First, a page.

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Summaries and analysis of recent Delaware court decisions concerning business-related litigation.
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Del. Forum Non Conveniens Doctrine Doesn't Depend on Adequate Alternative Forum
Corporations sued in Delaware and subject to jurisdiction here sometimes employ the doctrine of forum non conveniens (FNC) to seek dismissal of the litigation if defending here would create an overwhelming hardship. In a recent decision from Delaware's Superior Court, Judge Vivian L. Medinilla provided important guidance about the doctrine and affirmed that in the final analysis it remains a defendant-centric test, as in Hupan v. Alliance One International, Del. Super. C.A. No. N12C-02-171 VLM (Aug. 25). The FNC doctrine recognizes the substantial weight given to a plaintiff's choice of forum by permitting a defendant to displace the Delaware forum only upon demonstrating "overwhelming hardship" if forced to litigate here. When a defendant can demonstrate such hardship, however, Hupan makes clear that dismissal is appropriate even if the plaintiff is not assured of an alternative forum to bring its claims. AsHupan illustrates, the doctrine has particular relevance to suits brought by foreign plaintiffs seeking recovery for harm incurred in foreign lands, governed by foreign law and requiring extensive use of foreign language
In Hupan the plaintiffs were 23 Argentine tobacco farmers and their children. They claimed that the children suffered birth defects as a result of the parents' exposure to dangerous chemicals during the cultivation of tobacco in Argentina.
The plaintiffs brought suit in Delaware Superior Court. Two of the defendants Philip Morris Global Brands Inc. (PM Global) a Delaware corporation, and Philip Morris USA (PM USA), a Virginia corporation, (collectively, the FNC defendants) moved to dismiss the action on FNC grounds. The court applied Delaware's traditional Cryo-Maid factors to evaluate the FNC motions: the relative ease of access to proof; the availability of compulsory process; the possibility of a view of the premises; whether the controversy depends on the application of Delaware law; the pendency or nonpendency of a similar action in another jurisdiction; and all other factors that would make trial of the case easy, expeditious and inexpensive.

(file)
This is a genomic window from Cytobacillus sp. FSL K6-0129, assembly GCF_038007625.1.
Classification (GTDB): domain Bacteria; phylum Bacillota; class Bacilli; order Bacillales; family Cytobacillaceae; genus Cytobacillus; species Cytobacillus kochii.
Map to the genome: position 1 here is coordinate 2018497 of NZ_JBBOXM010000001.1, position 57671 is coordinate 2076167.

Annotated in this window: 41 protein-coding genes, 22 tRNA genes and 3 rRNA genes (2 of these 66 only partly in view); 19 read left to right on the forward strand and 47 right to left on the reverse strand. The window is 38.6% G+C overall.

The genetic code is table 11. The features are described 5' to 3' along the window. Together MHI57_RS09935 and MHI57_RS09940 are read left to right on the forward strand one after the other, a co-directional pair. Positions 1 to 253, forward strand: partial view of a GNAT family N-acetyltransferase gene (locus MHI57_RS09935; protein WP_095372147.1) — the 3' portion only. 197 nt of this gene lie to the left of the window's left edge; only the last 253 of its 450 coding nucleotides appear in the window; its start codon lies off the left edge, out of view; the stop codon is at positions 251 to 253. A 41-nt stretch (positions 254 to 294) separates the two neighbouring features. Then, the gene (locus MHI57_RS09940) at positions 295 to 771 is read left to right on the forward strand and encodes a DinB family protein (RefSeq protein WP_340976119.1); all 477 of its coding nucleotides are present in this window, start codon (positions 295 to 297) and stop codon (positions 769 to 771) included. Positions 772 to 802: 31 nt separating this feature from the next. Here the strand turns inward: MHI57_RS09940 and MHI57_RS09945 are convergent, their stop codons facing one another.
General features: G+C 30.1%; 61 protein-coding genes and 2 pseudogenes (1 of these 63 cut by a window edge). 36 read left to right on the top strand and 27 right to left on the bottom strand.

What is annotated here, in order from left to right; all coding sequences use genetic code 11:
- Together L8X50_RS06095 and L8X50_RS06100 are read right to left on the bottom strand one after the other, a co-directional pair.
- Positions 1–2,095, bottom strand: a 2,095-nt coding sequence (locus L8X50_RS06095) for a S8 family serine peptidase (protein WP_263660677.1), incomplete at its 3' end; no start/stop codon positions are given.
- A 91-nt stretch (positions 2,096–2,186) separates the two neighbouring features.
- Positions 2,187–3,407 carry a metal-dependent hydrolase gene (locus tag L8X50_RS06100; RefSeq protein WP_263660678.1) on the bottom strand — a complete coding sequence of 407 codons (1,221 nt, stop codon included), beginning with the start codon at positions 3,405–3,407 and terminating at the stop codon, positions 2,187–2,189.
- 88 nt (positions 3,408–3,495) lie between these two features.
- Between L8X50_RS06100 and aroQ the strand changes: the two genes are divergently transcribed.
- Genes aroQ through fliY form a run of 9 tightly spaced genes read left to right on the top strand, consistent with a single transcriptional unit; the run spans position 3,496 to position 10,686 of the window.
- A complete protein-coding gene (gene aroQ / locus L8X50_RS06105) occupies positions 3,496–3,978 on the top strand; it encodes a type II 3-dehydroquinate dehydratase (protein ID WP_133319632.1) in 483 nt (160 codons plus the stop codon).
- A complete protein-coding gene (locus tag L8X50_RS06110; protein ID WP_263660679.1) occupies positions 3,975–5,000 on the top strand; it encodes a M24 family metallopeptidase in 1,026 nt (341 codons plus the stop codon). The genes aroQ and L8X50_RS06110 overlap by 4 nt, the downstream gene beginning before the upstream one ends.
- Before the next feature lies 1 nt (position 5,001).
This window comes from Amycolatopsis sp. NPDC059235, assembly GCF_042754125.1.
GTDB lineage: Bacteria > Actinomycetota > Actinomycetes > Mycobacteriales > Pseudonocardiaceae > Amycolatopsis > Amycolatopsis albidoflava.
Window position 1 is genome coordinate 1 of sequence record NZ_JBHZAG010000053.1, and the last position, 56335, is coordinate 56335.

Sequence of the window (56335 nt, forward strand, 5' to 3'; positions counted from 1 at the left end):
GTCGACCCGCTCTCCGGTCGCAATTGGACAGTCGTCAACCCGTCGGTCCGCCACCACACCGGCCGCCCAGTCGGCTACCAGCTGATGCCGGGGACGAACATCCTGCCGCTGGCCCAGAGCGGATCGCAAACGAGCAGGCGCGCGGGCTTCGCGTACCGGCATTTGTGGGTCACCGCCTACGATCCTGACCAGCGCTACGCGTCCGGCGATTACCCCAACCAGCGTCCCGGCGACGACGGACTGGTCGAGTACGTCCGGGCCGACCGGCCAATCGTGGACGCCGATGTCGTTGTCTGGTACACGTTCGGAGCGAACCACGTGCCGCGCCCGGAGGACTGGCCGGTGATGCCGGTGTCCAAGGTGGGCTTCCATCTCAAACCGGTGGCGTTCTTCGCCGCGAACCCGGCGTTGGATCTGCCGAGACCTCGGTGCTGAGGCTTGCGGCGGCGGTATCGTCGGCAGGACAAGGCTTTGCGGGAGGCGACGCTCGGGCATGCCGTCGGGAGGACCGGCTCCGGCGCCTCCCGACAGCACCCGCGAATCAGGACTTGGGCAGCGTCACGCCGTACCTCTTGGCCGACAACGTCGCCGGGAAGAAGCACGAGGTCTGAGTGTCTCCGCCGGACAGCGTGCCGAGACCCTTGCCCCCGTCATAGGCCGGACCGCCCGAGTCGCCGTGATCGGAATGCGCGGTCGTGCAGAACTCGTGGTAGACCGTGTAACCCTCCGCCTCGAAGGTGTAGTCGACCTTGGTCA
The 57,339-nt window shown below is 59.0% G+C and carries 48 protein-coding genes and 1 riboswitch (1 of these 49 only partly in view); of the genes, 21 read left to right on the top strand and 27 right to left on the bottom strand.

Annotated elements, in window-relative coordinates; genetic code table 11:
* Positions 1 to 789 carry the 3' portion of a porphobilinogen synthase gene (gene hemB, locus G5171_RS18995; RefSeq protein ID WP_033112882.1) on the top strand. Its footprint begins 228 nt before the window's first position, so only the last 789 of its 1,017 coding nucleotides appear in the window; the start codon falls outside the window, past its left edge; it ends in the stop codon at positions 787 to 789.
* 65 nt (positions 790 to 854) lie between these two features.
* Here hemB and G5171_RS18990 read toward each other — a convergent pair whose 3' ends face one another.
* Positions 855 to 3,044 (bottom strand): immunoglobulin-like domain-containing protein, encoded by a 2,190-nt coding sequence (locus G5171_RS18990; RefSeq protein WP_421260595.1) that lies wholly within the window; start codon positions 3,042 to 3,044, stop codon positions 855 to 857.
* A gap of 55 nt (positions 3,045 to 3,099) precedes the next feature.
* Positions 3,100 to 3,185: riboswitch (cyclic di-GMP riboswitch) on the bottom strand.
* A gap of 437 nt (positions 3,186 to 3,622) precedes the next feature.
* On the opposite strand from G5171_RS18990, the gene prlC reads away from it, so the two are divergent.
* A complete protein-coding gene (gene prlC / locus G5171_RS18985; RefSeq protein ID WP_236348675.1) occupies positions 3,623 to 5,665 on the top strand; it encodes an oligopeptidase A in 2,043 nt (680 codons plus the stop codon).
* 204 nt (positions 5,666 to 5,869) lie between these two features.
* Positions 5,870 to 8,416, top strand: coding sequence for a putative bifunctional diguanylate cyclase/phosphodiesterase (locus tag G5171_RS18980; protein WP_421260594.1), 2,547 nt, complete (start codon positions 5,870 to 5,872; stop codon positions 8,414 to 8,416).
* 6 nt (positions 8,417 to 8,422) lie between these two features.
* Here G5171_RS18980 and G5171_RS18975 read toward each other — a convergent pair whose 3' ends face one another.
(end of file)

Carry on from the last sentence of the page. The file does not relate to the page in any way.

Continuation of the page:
Analyzing these factors in light of the evidence of hardship offered by the FNC defendants, the court found that they had met their burden of showing that it would present an overwhelming hardship for the FNC defendants to defend the action in Delaware. Specifically, the court focused on the extreme difficulty and expense of gathering critical evidence and trying the case when the plaintiffs resided in Argentina, allegedly suffered their injuries there, novel issues of Argentine law would control and the unsettled provisions would have to be interpreted based on non-English text. Indeed, the Hupan facts tracked closely the facts from a recent Delaware Supreme Court decisions upholding dismissal of Argentine plaintiffs' claims on FNC grounds, as in Martinez v. E.I. DuPont de Nemours, 86 A.3d 1102 (Del. 2014), as revised (Mar 4, 2014).
Following dismissal of their claims on FNC grounds, the plaintiffs moved for reargument and clarification. The plaintiffs argued that before ever applying the Cryo-Maid factors, a Delaware court ruling on a FNC motion must first address as a threshold matter whether there existed an "adequate alternative forum" with jurisdiction over the moving defendants and no statute of limitations bar. The plaintiffs also requested that the court impose conditions on dismissal to assure the presence of an adequate forum in Delaware or elsewhere. The court denied reargument.
The court acknowledged that the existence of an adequate alternative forum was an element of federal FNC law. It ruled, however, that each state is free to develop its own FNC doctrine and that Delaware had not included this element as a threshold consideration. Rather the pendency or non-pendency of an action elsewhere was one of several factors subsumed within the Cryo-Maid analysis to be considered in determining whether the defendant has met its burden of showing overwhelming hardship if forced to litigate in Delaware.
Finally, the court rejected the conditions requested by the plaintiffs, including conditioning FNC dismissal on reinstatement of their claims in Delaware if the claims brought in another forum were time-barred, or personal jurisdiction over the defendants there could not be obtained. Apart from procedural deficiencies with this belated request to impose conditions, the court reasoned that plaintiffs' request for reinstatement in Delaware, if granted, effectively would vitiate its previous finding that defendants would suffer overwhelming hardship if forced to litigate here.
Although this case arose in the context of foreign nationals asserting foreign tort claims, the FNC analysis applies to business disputes as well, (see, e.g., IMZ Merchandizing & Manufacturing v. Tirex, (Del. Ch. Nov. 2, 2000). Even defendants who are incorporated in Delaware but faced with overwhelming hardship if forced to litigate claims here, may utilize the FNC doctrine to obtain relief. Moreover, defendants facing overwhelming hardship need not consent to conditions requiring them to waive defenses or otherwise facilitate suit in another jurisdiction as the price of escaping suit in Delaware.